'Extensive Damage' In Tsunami-struck Tonga
Sumaira FH Published January 18, 2022 | 08:50 AM
Wellington, (UrduPoint / Pakistan Point News - 18th Jan, 2022 ) :Aid agencies reported "extensive damage" in the Pacific island nation of Tonga on Tuesday following a massive underwater volcanic blast and tsunami, as the first death from the disaster was confirmed.
Early indications of the scale of the crisis on the virtually cut-off island kingdom were emerging through patchy satellite phone contact with Tonga, surveillance flights and satellite images, three days after the volcanic eruption.
OCHA also reported "extensive damage" on the western beaches of the main island Tongatapu, "with several resorts and/or houses destroyed and/or badly damaged".
Tonga's capital Nuku'alofa was blanketed in two centimetres of volcanic ash and dust, it said. Power had been restored to parts of the capital. Local phones systems had been restored but international communications were severed.
Satellite images released by the United Nations Satellite Centre showed the impact of the eruption and tsunami on the tiny island of Nomuka, one of the closest to the Hunga-Tonga-Hunga-Ha'apai volcano.
The satellite centre said of 104 structures analysed in the cloud-free area, 41 structures were identified as damaged and almost all were covered with ash.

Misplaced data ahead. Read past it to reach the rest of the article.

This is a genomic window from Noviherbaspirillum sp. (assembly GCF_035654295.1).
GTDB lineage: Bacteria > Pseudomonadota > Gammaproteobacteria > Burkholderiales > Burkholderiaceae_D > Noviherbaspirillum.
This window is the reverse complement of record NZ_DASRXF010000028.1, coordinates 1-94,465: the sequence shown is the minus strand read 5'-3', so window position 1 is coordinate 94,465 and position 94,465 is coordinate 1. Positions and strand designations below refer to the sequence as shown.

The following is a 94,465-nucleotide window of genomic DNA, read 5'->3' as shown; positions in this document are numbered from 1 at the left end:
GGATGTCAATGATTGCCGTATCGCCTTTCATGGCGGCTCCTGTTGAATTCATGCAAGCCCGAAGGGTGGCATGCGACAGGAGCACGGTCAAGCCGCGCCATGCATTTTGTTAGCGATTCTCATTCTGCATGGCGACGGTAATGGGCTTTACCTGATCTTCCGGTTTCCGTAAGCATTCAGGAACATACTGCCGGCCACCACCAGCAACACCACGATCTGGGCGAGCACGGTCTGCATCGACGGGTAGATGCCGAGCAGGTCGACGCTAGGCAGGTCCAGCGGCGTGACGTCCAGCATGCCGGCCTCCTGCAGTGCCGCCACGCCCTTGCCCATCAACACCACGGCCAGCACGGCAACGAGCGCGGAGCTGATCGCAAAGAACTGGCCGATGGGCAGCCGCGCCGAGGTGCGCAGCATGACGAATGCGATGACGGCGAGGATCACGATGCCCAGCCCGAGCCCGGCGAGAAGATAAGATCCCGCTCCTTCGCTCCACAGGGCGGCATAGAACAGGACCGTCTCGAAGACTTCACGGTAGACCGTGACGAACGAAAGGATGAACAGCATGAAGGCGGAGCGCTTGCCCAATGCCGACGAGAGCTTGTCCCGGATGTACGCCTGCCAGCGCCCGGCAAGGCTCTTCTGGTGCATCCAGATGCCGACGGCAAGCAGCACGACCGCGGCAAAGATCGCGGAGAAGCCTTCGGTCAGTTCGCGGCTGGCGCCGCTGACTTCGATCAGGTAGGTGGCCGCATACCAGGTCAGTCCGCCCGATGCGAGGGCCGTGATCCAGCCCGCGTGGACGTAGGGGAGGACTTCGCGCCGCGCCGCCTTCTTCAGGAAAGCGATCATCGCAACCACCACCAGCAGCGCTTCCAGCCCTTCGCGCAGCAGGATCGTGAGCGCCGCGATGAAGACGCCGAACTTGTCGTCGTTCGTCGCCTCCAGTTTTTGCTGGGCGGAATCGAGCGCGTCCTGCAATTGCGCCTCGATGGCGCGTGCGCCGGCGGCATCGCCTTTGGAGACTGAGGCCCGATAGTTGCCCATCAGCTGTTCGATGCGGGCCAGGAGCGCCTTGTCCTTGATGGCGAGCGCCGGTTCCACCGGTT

Australia said the ash must be cleared before it can land a C-130 military plane with aid.
The human toll remains largely unknown.
The first confirmed death was Angela Glover, a 50-year-old who ran a stray animals charity and was reported missing by her husband after the tsunami hit.
"James was able to cling on to a tree for quite a long time, but Angela was unable to do so and was washed away with the dogs," he told The Guardian newspaper.
Tonga's worried neighbours are still scrambling to grasp the scale of the damage, which New Zealand's leader Jacinda Ardern said was believed to be "significant".
Australia's international development minister, Zed Seselja, said a small contingent of Australian police stationed in Tonga had delivered a "pretty concerning" initial evaluation of the western beaches area.
Major aid agencies, which would usually rush in to provide emergency humanitarian relief, said they were stuck in a holding pattern, unable to contact local staff.
"From what little updates we have, the scale of the devastation could be immense -- especially for outlying islands," said Katie Greenwood, IFRC's Pacific Head of Delegation.
Saturday's volcanic blast was one the largest recorded in decades, erupting 30 kilometres (about 19 miles) into the air and depositing ash, gas and acid rain across a swathe of the Pacific.